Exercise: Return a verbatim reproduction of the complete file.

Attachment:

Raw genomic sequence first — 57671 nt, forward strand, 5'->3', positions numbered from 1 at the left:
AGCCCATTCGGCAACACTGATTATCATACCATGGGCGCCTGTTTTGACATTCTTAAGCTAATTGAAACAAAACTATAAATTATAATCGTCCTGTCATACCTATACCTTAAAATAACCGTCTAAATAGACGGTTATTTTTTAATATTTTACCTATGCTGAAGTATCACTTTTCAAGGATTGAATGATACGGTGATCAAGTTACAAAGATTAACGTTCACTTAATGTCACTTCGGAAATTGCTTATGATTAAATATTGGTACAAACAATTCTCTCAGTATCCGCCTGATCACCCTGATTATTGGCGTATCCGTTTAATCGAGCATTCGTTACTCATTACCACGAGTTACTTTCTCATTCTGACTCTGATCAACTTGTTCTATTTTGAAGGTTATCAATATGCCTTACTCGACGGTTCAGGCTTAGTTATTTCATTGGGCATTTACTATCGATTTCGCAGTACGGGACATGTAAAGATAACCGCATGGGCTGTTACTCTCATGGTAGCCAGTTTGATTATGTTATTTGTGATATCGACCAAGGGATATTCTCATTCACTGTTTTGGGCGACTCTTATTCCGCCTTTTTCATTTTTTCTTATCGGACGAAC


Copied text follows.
Raw genomic sequence first — 57671 nt, forward strand, 5'->3', positions numbered from 1 at the left:
AGCCCATTCGGCAACACTGATTATCATACCATGGGCGCCTGTTTTGACATTCTTAAGCTAATTGAAACAAAACTATAAATTATAATCGTCCTGTCATACCTATACCTTAAAATAACCGTCTAAATAGACGGTTATTTTTTAATATTTTACCTATGCTGAAGTATCACTTTTCAAGGATTGAATGATACGGTGATCAAGTTACAAAGATTAACGTTCACTTAATGTCACTTCGGAAATTGCTTATGATTAAATATTGGTACAAACAATTCTCTCAGTATCCGCCTGATCACCCTGATTATTGGCGTATCCGTTTAATCGAGCATTCGTTACTCATTACCACGAGTTACTTTCTCATTCTGACTCTGATCAACTTGTTCTATTTTGAAGGTTATCAATATGCCTTACTCGACGGTTCAGGCTTAGTTATTTCATTGGGCATTTACTATCGATTTCGCAGTACGGGACATGTAAAGATAACCGCATGGGCTGTTACTCTCATGGTAGCCAGTTTGATTATGTTATTTGTGATATCGACCAAGGGATATTCTCATTCACTGTTTTGGGCGACTCTTATTCCGCCTTTTTCATTTTTTCTTATCGGACGAAC